The disadvantages of robbing Peter to pay Paul are explored with restraint in “The Adversary.” Drawing on the same bizarre and tragic true story as Laurent Cantet’s “Time Out” (“L’Emploi du temps”), thesp-turned-helmer Nicole Garcia’s fourth feature is a fictionalized account of what might have made unlikely murderer Jean-Claude Romand tick. Carefully made but slightly oblique pic will find its audience in French-speaking countries and on the fest circuit but, despite fascinating basic premise, measured treatment and downbeat material could render wide export slightly more problematic.
Daniel Auteuil delivers a frighteningly contained perf as Jean-Marc Faure, inspired by Romand, who for 18 years convinced his family and friends that he was a physician employed by the World Health Organization in Geneva when, in fact, he had zero professional qualifications and had never held a job. By living on the large sums he pretended to invest for intimates, Romand hoodwinked his entourage for nearly two decades and, on the brink of being found out, preferred to murder his wife, his children and his parents rather than face the shame of being exposed as a fraud.
Incident made headlines in early 1993 and is the subject of a widely-read book by Emmanuel Carrere, meaning many viewers will enter the theater knowing how the story ends — which is, in fact, roughly where the movie begins, although that, like much else that transpires in pic is so subtle and understated as to be potentially perplexing.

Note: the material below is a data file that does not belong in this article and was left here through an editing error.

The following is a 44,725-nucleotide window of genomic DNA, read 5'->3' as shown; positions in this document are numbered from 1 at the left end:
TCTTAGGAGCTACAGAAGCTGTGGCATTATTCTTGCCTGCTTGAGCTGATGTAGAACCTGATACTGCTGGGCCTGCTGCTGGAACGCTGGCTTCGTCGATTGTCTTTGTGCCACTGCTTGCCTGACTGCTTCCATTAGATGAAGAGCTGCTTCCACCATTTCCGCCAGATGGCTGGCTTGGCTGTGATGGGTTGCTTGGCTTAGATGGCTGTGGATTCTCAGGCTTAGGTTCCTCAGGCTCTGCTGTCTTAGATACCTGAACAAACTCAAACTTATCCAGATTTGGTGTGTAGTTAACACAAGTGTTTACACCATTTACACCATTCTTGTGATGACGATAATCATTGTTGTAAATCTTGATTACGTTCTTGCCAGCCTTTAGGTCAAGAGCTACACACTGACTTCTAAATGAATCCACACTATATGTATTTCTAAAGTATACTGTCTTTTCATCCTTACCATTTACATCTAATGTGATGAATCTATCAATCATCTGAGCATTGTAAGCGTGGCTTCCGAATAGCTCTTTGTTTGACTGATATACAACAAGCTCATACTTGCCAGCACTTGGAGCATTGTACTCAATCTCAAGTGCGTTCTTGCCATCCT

The date Jan. 10, 1993, sets the scene as Faure, wearing a suit with dried mud on one shoulder, lets himself into his stylish modern house and calls for his wife Christine (Geraldine Pailhas) but receives no answer. A mysterious figure in a ski mask is then seen trudging through the snow, at an unspecified moment in time. Noticing a shattered cereal bowl at his feet, Faure cleans up the mess, closes the shutters in the eerily still bedroom where his son and daughter fail to stir and prepares himself coffee. As he sips, the first of many flashbacks begins.
Faure and his family live in a small community in France but he commutes by car to Switzerland. It’s demonstrated early on that while Faure knows his way around WHO headquarters, he has no specific task to perform there. A scene in a bank indicates that Faure has a massive overdraft but the management — convinced he’s a hotshot doctor — assumes he’s good for it.
Despite leisurely running time, so much is left unexpressed about Faure that had the gist of events depicted not really happened, viewers would be hard-pressed to believe anyone could pull off such a massive charade for so long.
As much as Catherine Deneuve delectably chewed the scenery in Garcia’s previous film, “Place Vendome,” here Auteuil doesn’t even come close to snacking on his surroundings. In his calm and methodical portrayal of a shy character under never-ending stress, Auteuil convinces as a guy who’s made his own bed and must lie, fabulate and prevaricate in it. The extent to which his actions are clear or muddled in his own mind isn’t evident until final stretch.
Lensing favors a clean look bred of clear air and rarefied living, which contrasts smartly with the morose underpinnings of Faure’s every gesture and suspicion-deflecting reply. Film is pregnant with unease, a mood that is greatly enhanced by Angelo Badalamenti’s score.